Bedroom Integral Design Consultant Lorell Frysh of Buckhead, Atlanta, GA

Michael and Jill only wanted help with one of the most important rooms in their house – their master bedroom. They had not been sleeping well and knew that changes were needed.

Master bedrooms differ from other rooms. They are the intimate heart of the household, the retreats that replenish our bodies and souls, the temples that honor our love. As such, they need to be beautiful containers if they are to that support our rest and our primary relationships.

I also reminded them to be aware that because we spend one third of our lives in bed, the energy of the Master Bedroom needed to be inviting, calming and wonderful. It needed to reflect both of their personalities as well as reflecting their combined energy. By creating their bedroom with awareness together, they had chosen to make an important statement to each other. A conscious effort to honor each other’s taste and needs as a testimony to their commitment to each other.

I explained that the process of designing their bedroom together would deepen their understanding and appreciation of each other and nurture them on many dimensions. They were up for the adventure! We started by having them think about the essence of what they would like to express in their space. Should it be luxurious, playful, sensual, simple, elegant, traditional, contemporary, cozy and womb-like, or open and Zen like? What were their favorite colors? What did these colors mean to them and why? What textures did they like? What was it about those textures that they loved? They were surprised at how similar their taste was. They both wanted a bedroom that felt sumptuous, luxurious and somewhat exotic.

And then there were the practical matters. Did they have specific requirements about the type of mattress, the size of the bed, reading lamps, the number of blankets, the type of comforter, the texture of the sheets? Was green design a priority? Did either of them have allergies to feathers or dust mites? Did they have back problems that need to address? Did they read in bed and need lighting for that? What intensity of light did they need? Did they need drawers in their night stands? What were their clothing storage needs?

Using the principles of Feng Shui and tuning in to the vibrations of the room, we paid attention to the energy of the space, allowing the room to indicate where the furniture should be placed. I explained that designing a room is like composing space. Just as music requires silence between the notes, making sure that the eye has resting places is imperative. We also used the ancient Indian art called Vastu Shastra which understands the energetic placement of the room itself, as well as the furniture in it. According to Vastu, the ideal placement for the bedroom should be on the South west corner of the house and the ideal placement of the bed has the headboard on the South wall. This is because that is where the earth energy is most strong and it helps ground the relationship. The only place for their bed was not in the ideal spot. So I made sure to honor the earth energy and ground it with a wooden headboard the color choices that referenced to nature in the space.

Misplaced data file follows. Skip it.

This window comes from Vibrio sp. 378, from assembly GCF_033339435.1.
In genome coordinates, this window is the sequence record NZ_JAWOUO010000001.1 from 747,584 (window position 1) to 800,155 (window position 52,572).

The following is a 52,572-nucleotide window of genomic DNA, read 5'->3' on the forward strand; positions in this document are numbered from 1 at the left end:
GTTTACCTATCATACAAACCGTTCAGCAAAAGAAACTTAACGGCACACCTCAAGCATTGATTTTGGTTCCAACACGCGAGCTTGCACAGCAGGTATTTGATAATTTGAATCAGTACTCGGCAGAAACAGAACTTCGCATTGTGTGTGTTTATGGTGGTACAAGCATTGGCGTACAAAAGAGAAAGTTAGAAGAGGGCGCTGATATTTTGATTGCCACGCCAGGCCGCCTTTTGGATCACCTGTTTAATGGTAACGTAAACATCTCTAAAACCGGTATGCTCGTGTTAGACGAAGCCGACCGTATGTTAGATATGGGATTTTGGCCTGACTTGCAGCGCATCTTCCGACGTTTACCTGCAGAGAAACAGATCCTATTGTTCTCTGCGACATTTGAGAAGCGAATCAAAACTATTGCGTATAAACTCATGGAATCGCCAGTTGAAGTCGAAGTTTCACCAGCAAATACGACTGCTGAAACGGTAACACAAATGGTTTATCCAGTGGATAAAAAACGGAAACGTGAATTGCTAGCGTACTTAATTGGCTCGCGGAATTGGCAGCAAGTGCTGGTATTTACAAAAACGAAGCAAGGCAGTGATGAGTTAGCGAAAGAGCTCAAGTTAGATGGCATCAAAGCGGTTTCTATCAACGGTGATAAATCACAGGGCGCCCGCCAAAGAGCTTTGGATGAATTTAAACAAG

Because Master bedrooms are in fact sanctuaries, I taught them the importance of honoring boundaries. These include acknowledging the entry to the bedroom. Doors, I told them, are thresholds that invite a shift of consciousness. Each time you step through a doorway it is a highly symbolic act. You’re demonstrating a willingness to shift your energy. When you step into your master bedroom it’s important to release the tensions and impressions of the outside world. There are many ways to honor that shift by emphasizing the doorway with molding, paint colors, or by creating a defined archway. They chose to use double doors that clearly marked the entrance to their sacred space.

A well-defined central focus point also makes people feel safe. In a bedroom the bed is a natural focal point. Beds should be opposite the doorway if possible and not directly in front of a window. A solid wall behind the headboard will provide grounding and support whereas a window allows the energy to leak out, and energy from outside to invade the sanctity of the room and the relationship. The headboard also represents stability and support. Beds made of natural materials such as wood, bamboo or cane also bring in the grounded energy of nature. If their bed was made of metal I would have suggested softening it with fabrics such as soft cottons, floaty gauzes or rich velvets. Their choice of a beautiful wooden screen from India carved with intricate foliage answered their desire for a both grounding and an exotic-looking headboard.

Michael and Jill wanted sheets that breathe best to sleep on, and we found lovely cream-colored organic cotton ones. They found a beautiful silk throw for across the bottom of their bed and some lovely silk cushions to create a luxurious look. A beautiful soft-colored silk oriental rug completed the look.

And they were very conscious to adhere to the Feng Shui don’ts! No mirrors in the room because they are too stimulating for the calm relaxing energy required for a good night’s sleep.

Because TVs, radios, stereo equipment, electric blankets, cell phones, iPads and electric clocks all radiate electromagnetic energy that is detrimental to health, fertility and serenity, these were delegated to other rooms. They agreed that sleep is a time for deep integration and healing. And because bad impressions can have a negative impact on the psyche, they committed to reading matter that would be relaxing and conducive to a good night’s sleep. They also importantly committed to never go to bed angry, and always make up and make peace before they went to sleep!

Because Michael and Jill really approached their bedroom design with beauty, joy and reverence, they love their special space.